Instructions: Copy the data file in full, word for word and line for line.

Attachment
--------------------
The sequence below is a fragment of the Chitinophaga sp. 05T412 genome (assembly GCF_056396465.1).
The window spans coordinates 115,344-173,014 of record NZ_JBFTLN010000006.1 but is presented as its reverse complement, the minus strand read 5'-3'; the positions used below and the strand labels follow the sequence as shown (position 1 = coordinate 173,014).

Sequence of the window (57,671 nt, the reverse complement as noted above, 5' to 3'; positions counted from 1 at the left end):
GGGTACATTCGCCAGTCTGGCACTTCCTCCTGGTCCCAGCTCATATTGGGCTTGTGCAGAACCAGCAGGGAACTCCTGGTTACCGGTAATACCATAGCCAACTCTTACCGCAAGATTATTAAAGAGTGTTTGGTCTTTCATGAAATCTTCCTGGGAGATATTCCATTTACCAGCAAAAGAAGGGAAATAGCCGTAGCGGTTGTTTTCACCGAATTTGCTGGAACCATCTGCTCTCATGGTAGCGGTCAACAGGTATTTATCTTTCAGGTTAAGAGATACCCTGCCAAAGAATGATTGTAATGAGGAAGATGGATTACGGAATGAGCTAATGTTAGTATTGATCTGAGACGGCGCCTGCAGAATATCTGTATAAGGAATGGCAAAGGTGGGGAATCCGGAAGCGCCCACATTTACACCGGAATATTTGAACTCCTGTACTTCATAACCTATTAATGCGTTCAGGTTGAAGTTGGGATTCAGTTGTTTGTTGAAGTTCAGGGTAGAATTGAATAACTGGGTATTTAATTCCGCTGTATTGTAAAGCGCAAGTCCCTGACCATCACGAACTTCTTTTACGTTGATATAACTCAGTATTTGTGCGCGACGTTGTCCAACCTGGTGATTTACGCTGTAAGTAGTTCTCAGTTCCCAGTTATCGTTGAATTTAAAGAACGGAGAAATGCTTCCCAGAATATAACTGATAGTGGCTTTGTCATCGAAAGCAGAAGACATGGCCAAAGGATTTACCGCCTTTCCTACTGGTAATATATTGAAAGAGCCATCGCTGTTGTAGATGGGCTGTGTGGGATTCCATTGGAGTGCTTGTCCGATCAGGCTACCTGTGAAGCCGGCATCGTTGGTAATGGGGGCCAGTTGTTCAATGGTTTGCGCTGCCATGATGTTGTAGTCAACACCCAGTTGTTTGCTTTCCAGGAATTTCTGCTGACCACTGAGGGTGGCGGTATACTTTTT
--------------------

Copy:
The sequence below is a fragment of the Chitinophaga sp. 05T412 genome (assembly GCF_056396465.1).
The window spans coordinates 115,344-173,014 of record NZ_JBFTLN010000006.1 but is presented as its reverse complement, the minus strand read 5'-3'; the positions used below and the strand labels follow the sequence as shown (position 1 = coordinate 173,014).

Sequence of the window (57,671 nt, the reverse complement as noted above, 5' to 3'; positions counted from 1 at the left end):
GGGTACATTCGCCAGTCTGGCACTTCCTCCTGGTCCCAGCTCATATTGGGCTTGTGCAGAACCAGCAGGGAACTCCTGGTTACCGGTAATACCATAGCCAACTCTTACCGCAAGATTATTAAAGAGTGTTTGGTCTTTCATGAAATCTTCCTGGGAGATATTCCATTTACCAGCAAAAGAAGGGAAATAGCCGTAGCGGTTGTTTTCACCGAATTTGCTGGAACCATCTGCTCTCATGGTAGCGGTCAACAGGTATTTATCTTTCAGGTTAAGAGATACCCTGCCAAAGAATGATTGTAATGAGGAAGATGGATTACGGAATGAGCTAATGTTAGTATTGATCTGAGACGGCGCCTGCAGAATATCTGTATAAGGAATGGCAAAGGTGGGGAATCCGGAAGCGCCCACATTTACACCGGAATATTTGAACTCCTGTACTTCATAACCTATTAATGCGTTCAGGTTGAAGTTGGGATTCAGTTGTTTGTTGAAGTTCAGGGTAGAATTGAATAACTGGGTATTTAATTCCGCTGTATTGTAAAGCGCAAGTCCCTGACCATCACGAACTTCTTTTACGTTGATATAACTCAGTATTTGTGCGCGACGTTGTCCAACCTGGTGATTTACGCTGTAAGTAGTTCTCAGTTCCCAGTTATCGTTGAATTTAAAGAACGGAGAAATGCTTCCCAGAATATAACTGATAGTGGCTTTGTCATCGAAAGCAGAAGACATGGCCAAAGGATTTACCGCCTTTCCTACTGGTAATATATTGAAAGAGCCATCGCTGTTGTAGATGGGCTGTGTGGGATTCCATTGGAGTGCTTGTCCGATCAGGCTACCTGTGAAGCCGGCATCGTTGGTAATGGGGGCCAGTTGTTCAATGGTTTGCGCTGCCATGATGTTGTAGTCAACACCCAGTTGTTTGCTTTCCAGGAATTTCTGCTGACCACTGAGGGTGGCGGTATACTTTTT